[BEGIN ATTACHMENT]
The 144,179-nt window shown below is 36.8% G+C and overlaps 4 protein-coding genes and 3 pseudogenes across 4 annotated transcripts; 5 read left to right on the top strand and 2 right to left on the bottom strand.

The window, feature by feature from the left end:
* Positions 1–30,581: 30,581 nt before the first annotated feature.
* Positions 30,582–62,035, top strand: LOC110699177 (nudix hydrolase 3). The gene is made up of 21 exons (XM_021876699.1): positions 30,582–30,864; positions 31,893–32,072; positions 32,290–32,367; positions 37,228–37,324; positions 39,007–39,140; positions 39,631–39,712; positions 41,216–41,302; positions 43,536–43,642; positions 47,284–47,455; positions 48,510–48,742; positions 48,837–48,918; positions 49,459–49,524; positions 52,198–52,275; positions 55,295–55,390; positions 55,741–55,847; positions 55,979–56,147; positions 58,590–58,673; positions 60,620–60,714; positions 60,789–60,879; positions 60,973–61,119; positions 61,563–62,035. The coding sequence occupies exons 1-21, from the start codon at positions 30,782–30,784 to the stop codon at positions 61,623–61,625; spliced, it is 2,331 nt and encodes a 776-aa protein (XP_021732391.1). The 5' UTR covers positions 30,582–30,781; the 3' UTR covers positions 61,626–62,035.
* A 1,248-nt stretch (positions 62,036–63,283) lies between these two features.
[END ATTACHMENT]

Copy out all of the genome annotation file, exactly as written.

The 144,179-nt window shown below is 36.8% G+C and overlaps 4 protein-coding genes and 3 pseudogenes across 4 annotated transcripts; 5 read left to right on the top strand and 2 right to left on the bottom strand.

The window, feature by feature from the left end:
* Positions 1–30,581: 30,581 nt before the first annotated feature.
* Positions 30,582–62,035, top strand: LOC110699177 (nudix hydrolase 3). The gene is made up of 21 exons (XM_021876699.1): positions 30,582–30,864; positions 31,893–32,072; positions 32,290–32,367; positions 37,228–37,324; positions 39,007–39,140; positions 39,631–39,712; positions 41,216–41,302; positions 43,536–43,642; positions 47,284–47,455; positions 48,510–48,742; positions 48,837–48,918; positions 49,459–49,524; positions 52,198–52,275; positions 55,295–55,390; positions 55,741–55,847; positions 55,979–56,147; positions 58,590–58,673; positions 60,620–60,714; positions 60,789–60,879; positions 60,973–61,119; positions 61,563–62,035. The coding sequence occupies exons 1-21, from the start codon at positions 30,782–30,784 to the stop codon at positions 61,623–61,625; spliced, it is 2,331 nt and encodes a 776-aa protein (XP_021732391.1). The 5' UTR covers positions 30,582–30,781; the 3' UTR covers positions 61,626–62,035.
* A 1,248-nt stretch (positions 62,036–63,283) lies between these two features.